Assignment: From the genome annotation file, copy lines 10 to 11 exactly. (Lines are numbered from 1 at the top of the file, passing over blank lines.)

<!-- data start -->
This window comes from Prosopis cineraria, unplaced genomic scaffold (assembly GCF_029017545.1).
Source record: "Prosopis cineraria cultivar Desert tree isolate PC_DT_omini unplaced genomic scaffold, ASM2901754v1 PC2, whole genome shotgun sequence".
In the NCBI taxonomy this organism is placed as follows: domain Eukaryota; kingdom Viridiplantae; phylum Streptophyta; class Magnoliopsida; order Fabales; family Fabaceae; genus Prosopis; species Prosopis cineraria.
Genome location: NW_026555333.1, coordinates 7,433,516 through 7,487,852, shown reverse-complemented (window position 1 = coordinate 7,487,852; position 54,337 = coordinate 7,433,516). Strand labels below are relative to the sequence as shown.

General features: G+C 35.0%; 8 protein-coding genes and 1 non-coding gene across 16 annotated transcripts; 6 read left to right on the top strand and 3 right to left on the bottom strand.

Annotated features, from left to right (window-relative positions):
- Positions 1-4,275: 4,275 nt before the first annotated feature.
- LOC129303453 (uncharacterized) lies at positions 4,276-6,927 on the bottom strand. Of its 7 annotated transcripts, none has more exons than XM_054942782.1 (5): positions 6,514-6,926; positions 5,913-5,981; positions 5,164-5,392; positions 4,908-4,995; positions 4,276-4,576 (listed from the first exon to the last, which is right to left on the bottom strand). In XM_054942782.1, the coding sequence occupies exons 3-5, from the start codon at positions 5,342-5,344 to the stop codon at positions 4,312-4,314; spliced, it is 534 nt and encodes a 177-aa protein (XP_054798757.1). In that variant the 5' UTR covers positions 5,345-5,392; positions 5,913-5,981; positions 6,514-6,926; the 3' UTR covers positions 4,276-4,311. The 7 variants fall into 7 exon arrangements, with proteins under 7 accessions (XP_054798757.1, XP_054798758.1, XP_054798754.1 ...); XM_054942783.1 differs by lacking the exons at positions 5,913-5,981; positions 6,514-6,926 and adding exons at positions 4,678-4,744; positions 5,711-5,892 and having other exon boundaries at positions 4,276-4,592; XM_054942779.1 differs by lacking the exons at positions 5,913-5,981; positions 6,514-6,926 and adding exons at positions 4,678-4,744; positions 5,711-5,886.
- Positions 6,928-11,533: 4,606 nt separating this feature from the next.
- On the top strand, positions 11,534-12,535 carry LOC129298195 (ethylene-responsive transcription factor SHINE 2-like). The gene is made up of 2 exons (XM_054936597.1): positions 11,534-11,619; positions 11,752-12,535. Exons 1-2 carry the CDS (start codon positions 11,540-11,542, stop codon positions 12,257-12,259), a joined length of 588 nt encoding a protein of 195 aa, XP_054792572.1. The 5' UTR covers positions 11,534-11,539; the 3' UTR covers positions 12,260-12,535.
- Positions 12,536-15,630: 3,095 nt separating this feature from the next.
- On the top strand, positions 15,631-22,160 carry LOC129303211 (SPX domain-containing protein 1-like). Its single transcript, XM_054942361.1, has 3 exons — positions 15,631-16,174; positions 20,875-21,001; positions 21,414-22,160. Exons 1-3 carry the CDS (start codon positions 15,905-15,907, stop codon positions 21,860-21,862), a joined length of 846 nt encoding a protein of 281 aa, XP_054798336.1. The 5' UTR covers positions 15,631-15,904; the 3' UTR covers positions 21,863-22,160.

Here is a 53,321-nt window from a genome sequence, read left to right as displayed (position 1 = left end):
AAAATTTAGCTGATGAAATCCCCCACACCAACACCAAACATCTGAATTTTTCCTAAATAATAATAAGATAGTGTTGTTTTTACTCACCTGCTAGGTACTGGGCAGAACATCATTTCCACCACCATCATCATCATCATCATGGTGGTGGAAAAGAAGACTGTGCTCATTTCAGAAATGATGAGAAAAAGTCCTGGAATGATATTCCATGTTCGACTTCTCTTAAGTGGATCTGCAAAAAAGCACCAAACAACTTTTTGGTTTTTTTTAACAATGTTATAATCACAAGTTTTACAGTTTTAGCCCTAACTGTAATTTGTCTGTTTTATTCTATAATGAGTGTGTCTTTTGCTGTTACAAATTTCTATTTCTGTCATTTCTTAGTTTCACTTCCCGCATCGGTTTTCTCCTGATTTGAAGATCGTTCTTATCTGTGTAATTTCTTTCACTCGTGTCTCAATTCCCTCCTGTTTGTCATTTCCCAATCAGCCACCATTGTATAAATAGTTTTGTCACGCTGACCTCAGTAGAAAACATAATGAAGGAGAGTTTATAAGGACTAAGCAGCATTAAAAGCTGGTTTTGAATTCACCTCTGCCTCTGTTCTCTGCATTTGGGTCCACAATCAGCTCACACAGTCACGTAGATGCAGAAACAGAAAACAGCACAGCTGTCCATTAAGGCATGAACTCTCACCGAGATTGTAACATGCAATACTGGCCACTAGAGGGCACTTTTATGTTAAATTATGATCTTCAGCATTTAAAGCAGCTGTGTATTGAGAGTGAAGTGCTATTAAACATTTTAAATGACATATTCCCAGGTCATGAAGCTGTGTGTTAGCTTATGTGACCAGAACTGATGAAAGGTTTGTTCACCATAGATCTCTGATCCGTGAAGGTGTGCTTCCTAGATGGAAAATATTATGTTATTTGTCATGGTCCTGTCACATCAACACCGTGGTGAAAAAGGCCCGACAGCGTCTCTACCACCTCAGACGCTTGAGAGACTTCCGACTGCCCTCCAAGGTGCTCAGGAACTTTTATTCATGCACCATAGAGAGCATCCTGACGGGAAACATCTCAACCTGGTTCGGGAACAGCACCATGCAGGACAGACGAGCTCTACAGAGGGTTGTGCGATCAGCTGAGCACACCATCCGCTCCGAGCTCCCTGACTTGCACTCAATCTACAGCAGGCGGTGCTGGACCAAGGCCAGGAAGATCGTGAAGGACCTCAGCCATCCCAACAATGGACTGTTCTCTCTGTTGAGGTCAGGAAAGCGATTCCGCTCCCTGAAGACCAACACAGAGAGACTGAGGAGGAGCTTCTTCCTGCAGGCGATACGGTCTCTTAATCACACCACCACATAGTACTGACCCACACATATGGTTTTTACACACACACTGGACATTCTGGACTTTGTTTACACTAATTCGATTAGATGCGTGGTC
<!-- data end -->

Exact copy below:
- On the top strand, positions 11,534-12,535 carry LOC129298195 (ethylene-responsive transcription factor SHINE 2-like). The gene is made up of 2 exons (XM_054936597.1): positions 11,534-11,619; positions 11,752-12,535. Exons 1-2 carry the CDS (start codon positions 11,540-11,542, stop codon positions 12,257-12,259), a joined length of 588 nt encoding a protein of 195 aa, XP_054792572.1. The 5' UTR covers positions 11,534-11,539; the 3' UTR covers positions 12,260-12,535.
- Positions 12,536-15,630: 3,095 nt separating this feature from the next.